Changes in LDL density across the menopausal transition

M. C. Carr, K. H. Kim, A. Zambon, E. S. Mitchell, N. F. Woods, C. P. Casazza, J. Q. Purnell, J. E. Hokanson, J. D. Brunzell, R. S. Schwartz

Research output: Contribution to journalArticlepeer-review

76 Scopus citations


Background: The risk of coronary artery disease increases in women after menopause. This increased risk may be associated with alterations in the lipid profile characterized by changes in LDL particle size and buoyancy. Characterization of lipoprotein levels and LDL buoyancy across the stages of the menopausal transition has yet to be reported. Methods: Plasma lipoprotein concentrations, LDL buoyancy, and body mass index (BMI) were studied cross-sectionally in five groups of women: premenopausal women (n=42), women in early menopausal transition (n =35), middle menopausal transition (n=19), late menopausal transition (n=20), and postmenopausal women (n= 14). No women were taking estrogen. Results: The postmenopausal women had significantly higher low-density lipoprotein cholesterol (LDL-C) and total cholesterol than premenopausal women (P<0.05). LDL-C and Apo B was significantly higher in women in the late menopausal transition compared to premenopausal women (P<0.05). All women in the menopausal transition and postmenopause had significantly more dense LDL than premenopausal women (P<0.05). Multiple regression analysis revealed that the change in LDL buoyancy associated with the menopausal transition period could be explained by changes in triglyceride and HDL-C, related to changes in body mass index. Conclusions: These data suggest that the menopausal transition is associated with more dense LDL and higher LDL-C levels in comparison to premenopausal women. It appears that whereas LDL-C may change late in the menopausal transition, the production of denser LDL particles appears early in the menopausal transition, both acting to worsen the lipoprotein profile. Increased triglyceride and decreased HDL appeared to account for the shift toward small, dense LDL, presumably related to increased BMI. The change in LDL density may contribute to the higher incidence of atherosclerosis in postmenopausal women.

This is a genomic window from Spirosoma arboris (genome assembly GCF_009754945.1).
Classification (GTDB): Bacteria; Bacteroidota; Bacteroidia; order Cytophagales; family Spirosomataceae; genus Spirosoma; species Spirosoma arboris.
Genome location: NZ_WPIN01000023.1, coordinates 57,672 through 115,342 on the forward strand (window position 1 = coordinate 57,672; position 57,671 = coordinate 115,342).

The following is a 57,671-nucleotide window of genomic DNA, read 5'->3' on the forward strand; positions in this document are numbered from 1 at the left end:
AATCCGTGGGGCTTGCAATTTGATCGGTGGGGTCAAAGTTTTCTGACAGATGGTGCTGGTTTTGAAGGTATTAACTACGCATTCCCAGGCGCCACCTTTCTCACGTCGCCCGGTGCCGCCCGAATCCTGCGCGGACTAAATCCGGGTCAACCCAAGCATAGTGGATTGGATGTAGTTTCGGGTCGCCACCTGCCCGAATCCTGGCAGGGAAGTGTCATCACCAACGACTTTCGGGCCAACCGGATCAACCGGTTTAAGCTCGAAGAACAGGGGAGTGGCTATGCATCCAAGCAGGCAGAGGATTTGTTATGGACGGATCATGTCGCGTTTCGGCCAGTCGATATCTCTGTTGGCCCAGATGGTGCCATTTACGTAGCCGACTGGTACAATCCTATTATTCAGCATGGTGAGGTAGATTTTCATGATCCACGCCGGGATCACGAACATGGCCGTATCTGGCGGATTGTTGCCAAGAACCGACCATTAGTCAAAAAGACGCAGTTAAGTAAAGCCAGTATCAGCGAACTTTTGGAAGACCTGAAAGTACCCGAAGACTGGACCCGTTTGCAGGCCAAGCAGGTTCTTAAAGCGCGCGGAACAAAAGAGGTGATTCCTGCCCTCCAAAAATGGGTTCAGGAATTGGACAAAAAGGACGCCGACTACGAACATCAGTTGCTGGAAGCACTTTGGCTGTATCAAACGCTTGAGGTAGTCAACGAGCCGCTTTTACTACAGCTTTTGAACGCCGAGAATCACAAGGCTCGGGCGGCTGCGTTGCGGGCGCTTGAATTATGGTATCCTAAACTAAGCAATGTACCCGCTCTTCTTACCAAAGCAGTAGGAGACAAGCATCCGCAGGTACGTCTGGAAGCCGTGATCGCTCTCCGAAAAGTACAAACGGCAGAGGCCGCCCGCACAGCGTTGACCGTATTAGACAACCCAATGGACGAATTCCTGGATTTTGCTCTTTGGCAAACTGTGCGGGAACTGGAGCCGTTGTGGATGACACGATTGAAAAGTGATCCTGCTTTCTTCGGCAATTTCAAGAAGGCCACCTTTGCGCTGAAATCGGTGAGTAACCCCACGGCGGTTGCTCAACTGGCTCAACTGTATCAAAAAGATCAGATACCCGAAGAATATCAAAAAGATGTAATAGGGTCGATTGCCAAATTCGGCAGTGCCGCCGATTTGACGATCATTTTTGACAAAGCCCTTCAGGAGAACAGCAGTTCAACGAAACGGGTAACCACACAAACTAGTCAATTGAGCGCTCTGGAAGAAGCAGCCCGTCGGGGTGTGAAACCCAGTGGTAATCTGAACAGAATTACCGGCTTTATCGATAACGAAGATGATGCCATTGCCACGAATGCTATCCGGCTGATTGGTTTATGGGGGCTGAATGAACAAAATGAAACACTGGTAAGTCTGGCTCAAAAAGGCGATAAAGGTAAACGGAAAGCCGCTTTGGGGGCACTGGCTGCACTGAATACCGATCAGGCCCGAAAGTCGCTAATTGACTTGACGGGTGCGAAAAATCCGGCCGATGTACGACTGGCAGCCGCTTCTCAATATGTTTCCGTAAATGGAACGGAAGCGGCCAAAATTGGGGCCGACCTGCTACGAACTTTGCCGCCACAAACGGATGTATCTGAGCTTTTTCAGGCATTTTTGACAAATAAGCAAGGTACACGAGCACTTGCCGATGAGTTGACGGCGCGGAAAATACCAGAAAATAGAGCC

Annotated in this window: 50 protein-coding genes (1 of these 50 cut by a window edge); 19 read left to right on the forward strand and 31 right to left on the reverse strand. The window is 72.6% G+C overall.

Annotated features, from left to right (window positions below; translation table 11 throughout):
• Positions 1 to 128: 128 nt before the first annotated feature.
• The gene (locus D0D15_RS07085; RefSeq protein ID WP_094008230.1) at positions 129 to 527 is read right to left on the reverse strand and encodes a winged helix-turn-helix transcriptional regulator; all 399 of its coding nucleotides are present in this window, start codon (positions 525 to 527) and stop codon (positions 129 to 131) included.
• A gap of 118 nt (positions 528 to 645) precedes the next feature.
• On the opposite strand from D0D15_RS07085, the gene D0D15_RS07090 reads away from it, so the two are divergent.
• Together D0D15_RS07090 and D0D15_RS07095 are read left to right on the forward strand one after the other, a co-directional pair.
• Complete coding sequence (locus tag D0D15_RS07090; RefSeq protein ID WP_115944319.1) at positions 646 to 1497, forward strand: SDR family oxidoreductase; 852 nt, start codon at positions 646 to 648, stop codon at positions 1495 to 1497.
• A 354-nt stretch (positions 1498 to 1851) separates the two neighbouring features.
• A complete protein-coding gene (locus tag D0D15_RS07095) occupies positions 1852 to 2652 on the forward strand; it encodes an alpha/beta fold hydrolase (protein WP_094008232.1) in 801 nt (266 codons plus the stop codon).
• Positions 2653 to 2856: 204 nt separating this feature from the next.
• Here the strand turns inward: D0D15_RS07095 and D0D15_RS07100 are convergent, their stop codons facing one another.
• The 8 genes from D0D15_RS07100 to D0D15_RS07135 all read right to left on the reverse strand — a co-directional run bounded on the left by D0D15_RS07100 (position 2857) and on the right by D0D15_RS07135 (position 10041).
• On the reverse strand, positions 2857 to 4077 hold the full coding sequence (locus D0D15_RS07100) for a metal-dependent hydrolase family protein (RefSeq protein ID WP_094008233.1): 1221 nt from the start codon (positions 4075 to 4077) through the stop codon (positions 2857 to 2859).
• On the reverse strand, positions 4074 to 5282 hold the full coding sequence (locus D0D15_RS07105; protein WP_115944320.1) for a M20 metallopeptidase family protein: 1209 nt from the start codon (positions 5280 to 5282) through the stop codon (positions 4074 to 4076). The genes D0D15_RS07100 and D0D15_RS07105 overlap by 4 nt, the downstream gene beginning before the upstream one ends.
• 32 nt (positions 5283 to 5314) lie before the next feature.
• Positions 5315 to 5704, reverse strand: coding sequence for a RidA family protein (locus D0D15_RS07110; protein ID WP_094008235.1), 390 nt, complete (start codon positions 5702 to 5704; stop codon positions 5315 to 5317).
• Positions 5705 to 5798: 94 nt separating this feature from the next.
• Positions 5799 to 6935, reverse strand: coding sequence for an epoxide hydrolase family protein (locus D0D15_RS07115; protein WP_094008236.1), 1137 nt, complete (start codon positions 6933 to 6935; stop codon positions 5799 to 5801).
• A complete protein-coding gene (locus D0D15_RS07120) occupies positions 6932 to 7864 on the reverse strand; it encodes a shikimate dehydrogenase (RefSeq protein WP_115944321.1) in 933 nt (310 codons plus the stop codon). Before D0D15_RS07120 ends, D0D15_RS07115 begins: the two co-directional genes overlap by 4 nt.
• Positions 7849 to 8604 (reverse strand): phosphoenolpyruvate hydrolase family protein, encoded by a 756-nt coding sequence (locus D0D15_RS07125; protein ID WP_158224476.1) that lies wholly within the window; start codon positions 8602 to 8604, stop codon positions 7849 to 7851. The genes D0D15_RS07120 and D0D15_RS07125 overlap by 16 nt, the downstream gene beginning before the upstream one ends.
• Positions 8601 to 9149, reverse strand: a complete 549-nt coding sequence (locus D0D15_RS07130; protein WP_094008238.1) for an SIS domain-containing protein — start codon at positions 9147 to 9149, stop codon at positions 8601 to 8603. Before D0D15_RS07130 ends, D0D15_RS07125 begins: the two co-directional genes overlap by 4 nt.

Original languageEnglish (US)
Pages (from-to)245-250
Number of pages6
JournalJournal of Investigative Medicine
Issue number4
StatePublished - 2000
Externally publishedYes


  • Cholesterol
  • LDL density
  • Lipoprotein
  • Menopausal transition

ASJC Scopus subject areas

  • Biochemistry, Genetics and Molecular Biology(all)


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